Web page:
Alice (Chloë Sevigny) and Charlotte (Kate Beckinsale) are former college acquaintances who work at a publishing house in the City.  They are trying to become editors, er, associate editors.  Reality is harsh.  Their parents help them somewhat but New York is awfully expensive.  The duo, frequent companions but not exactly chums, find a "railroad" apartment with a third young woman named Holly (Tara Subkoff).   They all frequent an exclusive club where the doorman turns away anyone who isn't on the List (or wears brown coats).  While yes, the women are all beautiful, it helps that they know Des (Chris Eigman), one of the managers.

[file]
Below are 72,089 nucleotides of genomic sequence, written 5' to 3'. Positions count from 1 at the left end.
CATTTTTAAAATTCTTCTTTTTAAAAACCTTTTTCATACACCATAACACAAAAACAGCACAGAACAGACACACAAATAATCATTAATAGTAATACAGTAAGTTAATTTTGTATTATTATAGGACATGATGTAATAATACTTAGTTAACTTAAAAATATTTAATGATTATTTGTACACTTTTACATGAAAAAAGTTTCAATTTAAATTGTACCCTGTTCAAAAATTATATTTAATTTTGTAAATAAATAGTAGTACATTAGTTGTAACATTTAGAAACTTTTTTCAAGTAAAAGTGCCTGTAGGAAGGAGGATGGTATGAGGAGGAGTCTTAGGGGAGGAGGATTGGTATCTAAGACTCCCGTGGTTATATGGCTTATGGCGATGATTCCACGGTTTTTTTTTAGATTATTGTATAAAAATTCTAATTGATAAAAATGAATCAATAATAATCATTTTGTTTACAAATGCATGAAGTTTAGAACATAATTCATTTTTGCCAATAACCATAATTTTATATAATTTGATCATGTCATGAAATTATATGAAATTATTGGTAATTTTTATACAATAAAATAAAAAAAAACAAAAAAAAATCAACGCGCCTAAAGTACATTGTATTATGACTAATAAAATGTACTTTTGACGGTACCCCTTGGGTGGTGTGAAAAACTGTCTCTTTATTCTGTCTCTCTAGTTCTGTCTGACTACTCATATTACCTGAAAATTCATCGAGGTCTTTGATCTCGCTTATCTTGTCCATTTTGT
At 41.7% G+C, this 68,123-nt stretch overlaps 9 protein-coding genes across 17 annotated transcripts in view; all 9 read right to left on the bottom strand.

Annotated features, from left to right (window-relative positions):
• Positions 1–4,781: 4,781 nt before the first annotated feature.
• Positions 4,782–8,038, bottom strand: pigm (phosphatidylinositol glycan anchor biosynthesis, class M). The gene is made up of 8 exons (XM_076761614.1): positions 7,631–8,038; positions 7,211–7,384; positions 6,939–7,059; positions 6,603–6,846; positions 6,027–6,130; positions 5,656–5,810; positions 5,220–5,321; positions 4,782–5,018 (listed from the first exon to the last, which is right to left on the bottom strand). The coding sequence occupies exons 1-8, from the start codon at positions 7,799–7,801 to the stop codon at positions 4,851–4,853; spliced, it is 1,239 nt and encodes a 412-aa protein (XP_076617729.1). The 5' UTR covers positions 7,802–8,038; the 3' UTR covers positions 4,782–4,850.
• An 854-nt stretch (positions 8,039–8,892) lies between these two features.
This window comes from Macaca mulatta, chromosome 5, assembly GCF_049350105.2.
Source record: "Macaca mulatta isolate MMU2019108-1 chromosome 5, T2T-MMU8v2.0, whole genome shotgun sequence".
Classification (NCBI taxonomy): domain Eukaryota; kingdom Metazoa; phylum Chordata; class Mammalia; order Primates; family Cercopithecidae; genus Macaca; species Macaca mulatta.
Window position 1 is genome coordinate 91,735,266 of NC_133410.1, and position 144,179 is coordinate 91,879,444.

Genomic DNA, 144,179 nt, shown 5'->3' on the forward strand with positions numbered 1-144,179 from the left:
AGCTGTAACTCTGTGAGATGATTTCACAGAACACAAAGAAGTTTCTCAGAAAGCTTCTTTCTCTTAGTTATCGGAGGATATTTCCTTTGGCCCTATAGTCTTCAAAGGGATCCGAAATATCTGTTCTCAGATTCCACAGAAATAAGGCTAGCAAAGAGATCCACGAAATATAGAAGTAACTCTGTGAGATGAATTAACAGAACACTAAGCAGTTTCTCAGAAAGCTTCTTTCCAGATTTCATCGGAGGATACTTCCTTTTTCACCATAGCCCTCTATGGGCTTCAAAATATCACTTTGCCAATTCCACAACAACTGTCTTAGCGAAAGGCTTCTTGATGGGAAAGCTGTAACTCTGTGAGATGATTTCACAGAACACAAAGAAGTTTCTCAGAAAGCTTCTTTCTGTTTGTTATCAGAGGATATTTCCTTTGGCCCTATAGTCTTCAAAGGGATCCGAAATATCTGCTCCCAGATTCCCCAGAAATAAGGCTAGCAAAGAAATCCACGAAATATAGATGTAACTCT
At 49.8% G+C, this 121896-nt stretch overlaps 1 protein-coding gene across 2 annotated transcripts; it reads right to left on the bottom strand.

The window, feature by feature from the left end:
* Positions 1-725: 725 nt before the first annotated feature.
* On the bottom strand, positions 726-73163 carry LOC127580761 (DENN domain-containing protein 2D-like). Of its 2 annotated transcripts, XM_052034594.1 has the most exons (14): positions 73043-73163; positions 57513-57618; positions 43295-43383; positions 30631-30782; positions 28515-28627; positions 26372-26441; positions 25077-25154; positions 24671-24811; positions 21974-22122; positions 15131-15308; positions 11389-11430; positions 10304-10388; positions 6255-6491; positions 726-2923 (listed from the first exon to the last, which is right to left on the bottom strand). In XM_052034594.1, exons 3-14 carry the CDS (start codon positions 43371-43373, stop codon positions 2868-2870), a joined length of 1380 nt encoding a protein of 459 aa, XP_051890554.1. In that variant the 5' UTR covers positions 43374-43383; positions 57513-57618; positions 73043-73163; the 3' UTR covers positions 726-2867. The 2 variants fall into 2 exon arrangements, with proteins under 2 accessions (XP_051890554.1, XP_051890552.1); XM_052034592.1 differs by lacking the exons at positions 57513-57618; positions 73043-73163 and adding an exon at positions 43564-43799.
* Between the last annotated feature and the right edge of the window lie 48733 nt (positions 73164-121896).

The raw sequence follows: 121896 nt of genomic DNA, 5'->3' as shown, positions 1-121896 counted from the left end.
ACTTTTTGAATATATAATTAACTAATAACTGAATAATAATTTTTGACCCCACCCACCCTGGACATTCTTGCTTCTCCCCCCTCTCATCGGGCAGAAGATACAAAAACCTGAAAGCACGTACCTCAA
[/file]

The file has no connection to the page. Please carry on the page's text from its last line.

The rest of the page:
Each character is drawn carefully.   Alice is reserved, cautious, observant.  Charlotte is conceited, manipulative, blunt, mindless of others' feelings.  Des is also a "big personality", brash but wildly insecure.  He often breaks up with women by telling them he just discovered his homosexuality after watching an episode of Wild Kingdom. THE LAST DAYS OF DISCO also follows ad exec Jimmy (Mackenzie Astin), forever having to bluff his way into the club as the manager doesn't want "his kind" there, Josh (Matt Keeslar) an assistant D.A. who takes a liking to Alice, and Tom (Robert Sean Leonard), another attorney with an interest in Alice that becomes a one night stand.  Also in this circle is Dan (Matt Powers), co-worker of Alice and Charlotte and, while being a Harvard grad himself, is the Common Man's Greek chorus, calling the women out on their lineage and behavior, certain that they will continue their supposed fairy tale lives by marrying some lawyer or such.